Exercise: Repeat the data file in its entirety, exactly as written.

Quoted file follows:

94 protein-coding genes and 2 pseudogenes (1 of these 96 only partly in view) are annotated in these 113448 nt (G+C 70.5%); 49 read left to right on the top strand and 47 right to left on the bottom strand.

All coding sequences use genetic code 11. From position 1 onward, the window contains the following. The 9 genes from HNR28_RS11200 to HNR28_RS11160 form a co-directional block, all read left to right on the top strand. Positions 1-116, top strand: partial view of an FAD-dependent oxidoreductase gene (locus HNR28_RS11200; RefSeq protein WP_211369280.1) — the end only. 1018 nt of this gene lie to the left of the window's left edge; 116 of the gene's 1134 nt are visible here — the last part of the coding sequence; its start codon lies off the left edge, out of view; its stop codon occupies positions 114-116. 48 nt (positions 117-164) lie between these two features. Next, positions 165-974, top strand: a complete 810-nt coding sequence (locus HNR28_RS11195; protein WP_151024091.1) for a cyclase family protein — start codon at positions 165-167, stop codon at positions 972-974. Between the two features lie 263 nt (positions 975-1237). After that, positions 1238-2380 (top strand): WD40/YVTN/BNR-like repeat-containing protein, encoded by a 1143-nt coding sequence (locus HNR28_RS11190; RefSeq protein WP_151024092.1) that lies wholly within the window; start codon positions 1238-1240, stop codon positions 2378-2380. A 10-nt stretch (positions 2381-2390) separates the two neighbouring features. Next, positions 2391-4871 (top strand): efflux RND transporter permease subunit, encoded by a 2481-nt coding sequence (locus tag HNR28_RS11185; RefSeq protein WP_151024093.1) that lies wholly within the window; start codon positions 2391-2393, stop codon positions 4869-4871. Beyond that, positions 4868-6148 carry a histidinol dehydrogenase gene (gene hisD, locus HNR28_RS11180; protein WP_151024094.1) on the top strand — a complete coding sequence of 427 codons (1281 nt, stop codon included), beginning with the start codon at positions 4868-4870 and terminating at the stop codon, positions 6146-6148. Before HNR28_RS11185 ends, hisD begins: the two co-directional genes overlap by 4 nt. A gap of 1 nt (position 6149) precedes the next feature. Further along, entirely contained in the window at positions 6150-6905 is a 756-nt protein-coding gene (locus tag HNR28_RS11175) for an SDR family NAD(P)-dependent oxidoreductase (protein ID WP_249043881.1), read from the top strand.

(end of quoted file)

94 protein-coding genes and 2 pseudogenes (1 of these 96 only partly in view) are annotated in these 113448 nt (G+C 70.5%); 49 read left to right on the top strand and 47 right to left on the bottom strand.

All coding sequences use genetic code 11. From position 1 onward, the window contains the following. The 9 genes from HNR28_RS11200 to HNR28_RS11160 form a co-directional block, all read left to right on the top strand. Positions 1-116, top strand: partial view of an FAD-dependent oxidoreductase gene (locus HNR28_RS11200; RefSeq protein WP_211369280.1) — the end only. 1018 nt of this gene lie to the left of the window's left edge; 116 of the gene's 1134 nt are visible here — the last part of the coding sequence; its start codon lies off the left edge, out of view; its stop codon occupies positions 114-116. 48 nt (positions 117-164) lie between these two features. Next, positions 165-974, top strand: a complete 810-nt coding sequence (locus HNR28_RS11195; protein WP_151024091.1) for a cyclase family protein — start codon at positions 165-167, stop codon at positions 972-974. Between the two features lie 263 nt (positions 975-1237). After that, positions 1238-2380 (top strand): WD40/YVTN/BNR-like repeat-containing protein, encoded by a 1143-nt coding sequence (locus HNR28_RS11190; RefSeq protein WP_151024092.1) that lies wholly within the window; start codon positions 1238-1240, stop codon positions 2378-2380. A 10-nt stretch (positions 2381-2390) separates the two neighbouring features. Next, positions 2391-4871 (top strand): efflux RND transporter permease subunit, encoded by a 2481-nt coding sequence (locus tag HNR28_RS11185; RefSeq protein WP_151024093.1) that lies wholly within the window; start codon positions 2391-2393, stop codon positions 4869-4871. Beyond that, positions 4868-6148 carry a histidinol dehydrogenase gene (gene hisD, locus HNR28_RS11180; protein WP_151024094.1) on the top strand — a complete coding sequence of 427 codons (1281 nt, stop codon included), beginning with the start codon at positions 4868-4870 and terminating at the stop codon, positions 6146-6148. Before HNR28_RS11185 ends, hisD begins: the two co-directional genes overlap by 4 nt. A gap of 1 nt (position 6149) precedes the next feature. Further along, entirely contained in the window at positions 6150-6905 is a 756-nt protein-coding gene (locus tag HNR28_RS11175) for an SDR family NAD(P)-dependent oxidoreductase (protein ID WP_249043881.1), read from the top strand.